Here's one of my favorite passages from RUMI where he describes the path of suffering and "bad luck" as an opportunity to explore the Soul ever so deeply:
Look at the chickpea floating in the pot, how it leaps when it's put under the fire. As it's being boiled, it keeps rising to the top; it cries out in 100 ways, saying. "Why are you scalding me with fire? Since you thought I was good enough to buy, why are you turning me upside down now?"
The cook goes on hitting it with her ladle and says, "Come on now! Boil nicely; don't try to escape the one who made the fire. I'm not boiling you because I hate you, but rather so you can become tasty and flavorful, and gain good qualities and mingle with the spirit of the soup. This pain that you're enduring now isn't because you're unloved. When you were young and fresh in the garden you drank in water. Your drinking of that water then was for the sake of burning in this fire now!"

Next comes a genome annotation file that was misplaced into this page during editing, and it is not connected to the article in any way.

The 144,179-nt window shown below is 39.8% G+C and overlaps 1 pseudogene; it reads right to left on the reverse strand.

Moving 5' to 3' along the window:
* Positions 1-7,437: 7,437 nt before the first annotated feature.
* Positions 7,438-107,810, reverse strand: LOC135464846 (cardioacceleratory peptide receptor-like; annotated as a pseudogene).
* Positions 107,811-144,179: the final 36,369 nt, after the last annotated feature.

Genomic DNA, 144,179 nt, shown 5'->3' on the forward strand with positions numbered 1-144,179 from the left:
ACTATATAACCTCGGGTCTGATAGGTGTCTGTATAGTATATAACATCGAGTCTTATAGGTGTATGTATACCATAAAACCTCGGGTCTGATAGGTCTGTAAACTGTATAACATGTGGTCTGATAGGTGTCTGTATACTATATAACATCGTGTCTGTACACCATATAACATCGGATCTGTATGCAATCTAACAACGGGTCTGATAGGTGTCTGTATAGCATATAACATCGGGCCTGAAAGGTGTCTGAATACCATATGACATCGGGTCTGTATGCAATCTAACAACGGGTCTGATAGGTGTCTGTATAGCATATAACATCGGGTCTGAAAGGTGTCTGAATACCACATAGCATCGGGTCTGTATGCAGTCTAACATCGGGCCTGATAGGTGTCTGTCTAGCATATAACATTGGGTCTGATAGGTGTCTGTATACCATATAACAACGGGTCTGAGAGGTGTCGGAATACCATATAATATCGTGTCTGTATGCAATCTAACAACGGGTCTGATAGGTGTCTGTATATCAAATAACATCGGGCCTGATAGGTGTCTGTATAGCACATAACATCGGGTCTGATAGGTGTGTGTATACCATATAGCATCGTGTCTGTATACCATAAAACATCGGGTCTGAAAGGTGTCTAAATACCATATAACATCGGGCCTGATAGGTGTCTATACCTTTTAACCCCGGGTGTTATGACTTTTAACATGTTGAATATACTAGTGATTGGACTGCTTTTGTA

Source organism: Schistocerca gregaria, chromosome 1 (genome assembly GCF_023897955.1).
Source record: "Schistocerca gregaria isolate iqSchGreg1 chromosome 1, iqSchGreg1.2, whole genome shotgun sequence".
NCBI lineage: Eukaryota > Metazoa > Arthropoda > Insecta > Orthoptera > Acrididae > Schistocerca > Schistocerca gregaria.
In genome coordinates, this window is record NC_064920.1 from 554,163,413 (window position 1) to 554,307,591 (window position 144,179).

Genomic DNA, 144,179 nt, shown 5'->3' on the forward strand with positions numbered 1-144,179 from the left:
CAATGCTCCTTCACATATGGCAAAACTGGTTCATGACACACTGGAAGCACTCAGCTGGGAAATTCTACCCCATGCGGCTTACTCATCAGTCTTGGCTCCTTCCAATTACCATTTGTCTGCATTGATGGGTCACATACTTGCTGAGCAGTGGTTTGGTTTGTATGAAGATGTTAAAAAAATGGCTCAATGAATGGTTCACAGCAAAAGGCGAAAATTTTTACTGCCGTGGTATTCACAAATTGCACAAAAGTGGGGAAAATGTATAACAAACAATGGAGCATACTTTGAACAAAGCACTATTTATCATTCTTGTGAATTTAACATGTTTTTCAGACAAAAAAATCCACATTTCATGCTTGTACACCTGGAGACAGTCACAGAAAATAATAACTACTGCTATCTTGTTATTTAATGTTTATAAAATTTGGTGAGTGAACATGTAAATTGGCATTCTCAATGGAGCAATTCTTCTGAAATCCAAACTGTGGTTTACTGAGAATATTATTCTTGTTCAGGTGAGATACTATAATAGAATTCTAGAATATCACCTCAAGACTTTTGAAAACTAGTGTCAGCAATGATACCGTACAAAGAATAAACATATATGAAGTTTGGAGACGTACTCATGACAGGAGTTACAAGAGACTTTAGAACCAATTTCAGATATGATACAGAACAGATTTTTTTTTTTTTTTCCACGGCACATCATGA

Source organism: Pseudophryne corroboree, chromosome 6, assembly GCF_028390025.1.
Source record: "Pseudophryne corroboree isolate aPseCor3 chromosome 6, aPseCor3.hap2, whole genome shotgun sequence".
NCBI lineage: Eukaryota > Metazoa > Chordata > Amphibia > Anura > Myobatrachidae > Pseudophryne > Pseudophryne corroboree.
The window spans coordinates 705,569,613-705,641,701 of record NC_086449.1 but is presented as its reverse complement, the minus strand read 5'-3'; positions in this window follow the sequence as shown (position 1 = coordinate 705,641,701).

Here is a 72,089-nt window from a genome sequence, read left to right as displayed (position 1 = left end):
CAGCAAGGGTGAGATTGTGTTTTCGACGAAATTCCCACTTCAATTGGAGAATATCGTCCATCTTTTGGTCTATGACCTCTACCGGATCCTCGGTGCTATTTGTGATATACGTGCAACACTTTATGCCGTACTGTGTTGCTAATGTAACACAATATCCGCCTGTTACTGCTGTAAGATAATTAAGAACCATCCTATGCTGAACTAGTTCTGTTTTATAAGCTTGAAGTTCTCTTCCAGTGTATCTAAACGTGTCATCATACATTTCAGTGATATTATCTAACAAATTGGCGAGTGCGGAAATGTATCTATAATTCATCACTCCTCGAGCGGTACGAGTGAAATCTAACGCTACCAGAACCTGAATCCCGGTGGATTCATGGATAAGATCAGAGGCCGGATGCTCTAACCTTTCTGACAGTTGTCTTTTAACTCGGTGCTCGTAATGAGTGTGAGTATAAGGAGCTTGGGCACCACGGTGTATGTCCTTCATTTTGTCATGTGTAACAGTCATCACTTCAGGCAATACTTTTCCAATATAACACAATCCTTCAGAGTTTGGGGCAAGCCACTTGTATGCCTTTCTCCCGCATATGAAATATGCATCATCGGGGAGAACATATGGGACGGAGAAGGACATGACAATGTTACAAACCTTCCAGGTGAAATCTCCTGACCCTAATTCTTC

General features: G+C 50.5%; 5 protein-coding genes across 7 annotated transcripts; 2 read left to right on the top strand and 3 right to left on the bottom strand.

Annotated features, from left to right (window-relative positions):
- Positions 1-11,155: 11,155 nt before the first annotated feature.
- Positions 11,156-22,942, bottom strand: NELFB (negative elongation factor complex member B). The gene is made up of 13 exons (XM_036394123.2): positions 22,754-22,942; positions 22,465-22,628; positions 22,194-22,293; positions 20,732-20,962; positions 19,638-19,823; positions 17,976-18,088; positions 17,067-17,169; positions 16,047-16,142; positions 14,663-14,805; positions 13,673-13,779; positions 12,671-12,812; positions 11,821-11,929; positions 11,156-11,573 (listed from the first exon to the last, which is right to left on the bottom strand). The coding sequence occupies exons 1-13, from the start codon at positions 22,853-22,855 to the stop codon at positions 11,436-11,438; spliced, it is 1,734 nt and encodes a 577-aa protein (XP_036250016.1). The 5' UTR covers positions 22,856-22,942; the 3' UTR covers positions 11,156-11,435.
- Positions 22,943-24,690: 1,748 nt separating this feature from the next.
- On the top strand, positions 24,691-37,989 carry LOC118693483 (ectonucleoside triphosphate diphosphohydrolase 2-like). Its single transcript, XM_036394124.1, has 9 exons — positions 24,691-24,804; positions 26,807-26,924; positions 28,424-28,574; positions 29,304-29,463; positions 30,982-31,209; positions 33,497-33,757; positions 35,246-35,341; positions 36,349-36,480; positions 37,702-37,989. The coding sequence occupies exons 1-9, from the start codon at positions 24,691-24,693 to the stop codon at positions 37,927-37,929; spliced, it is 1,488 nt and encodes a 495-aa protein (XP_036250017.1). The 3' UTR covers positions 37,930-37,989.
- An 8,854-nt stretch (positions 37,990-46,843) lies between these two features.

God's mercy comes before His wrath, and part of His mercy is you being made to suffer from hardships. Through His wrath, you learn to give up your foolish desires for this material world. O Chickpea, keep on boiling in turmoil, so that neither your desire to exist nor your ego may remain a part of you.
Mathnawi III, 4159-4165, 4169, 4178
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